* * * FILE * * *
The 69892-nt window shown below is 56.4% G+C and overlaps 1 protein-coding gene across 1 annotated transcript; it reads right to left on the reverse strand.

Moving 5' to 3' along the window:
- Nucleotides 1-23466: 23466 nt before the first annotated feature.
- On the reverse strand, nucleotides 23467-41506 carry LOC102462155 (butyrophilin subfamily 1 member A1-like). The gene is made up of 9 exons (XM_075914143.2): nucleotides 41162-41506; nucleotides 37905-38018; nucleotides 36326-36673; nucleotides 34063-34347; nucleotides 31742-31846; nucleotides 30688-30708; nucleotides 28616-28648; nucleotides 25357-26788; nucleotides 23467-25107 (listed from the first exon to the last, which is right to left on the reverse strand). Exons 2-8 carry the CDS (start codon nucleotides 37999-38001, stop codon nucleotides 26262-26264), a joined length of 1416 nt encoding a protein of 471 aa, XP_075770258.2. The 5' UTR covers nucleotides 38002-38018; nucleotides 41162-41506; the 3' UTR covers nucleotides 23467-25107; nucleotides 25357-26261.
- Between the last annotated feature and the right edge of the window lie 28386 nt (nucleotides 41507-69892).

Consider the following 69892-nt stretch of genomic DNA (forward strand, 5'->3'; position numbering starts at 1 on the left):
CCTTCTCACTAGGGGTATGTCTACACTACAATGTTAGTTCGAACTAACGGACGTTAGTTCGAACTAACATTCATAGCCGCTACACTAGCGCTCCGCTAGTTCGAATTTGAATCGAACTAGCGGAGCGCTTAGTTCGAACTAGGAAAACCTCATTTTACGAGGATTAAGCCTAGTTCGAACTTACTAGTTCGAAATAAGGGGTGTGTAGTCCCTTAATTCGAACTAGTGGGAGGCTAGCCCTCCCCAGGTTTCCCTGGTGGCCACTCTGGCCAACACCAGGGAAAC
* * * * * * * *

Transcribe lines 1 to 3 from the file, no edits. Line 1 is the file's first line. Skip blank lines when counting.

The 69892-nt window shown below is 56.4% G+C and overlaps 1 protein-coding gene across 1 annotated transcript; it reads right to left on the reverse strand.

Moving 5' to 3' along the window:
- Nucleotides 1-23466: 23466 nt before the first annotated feature.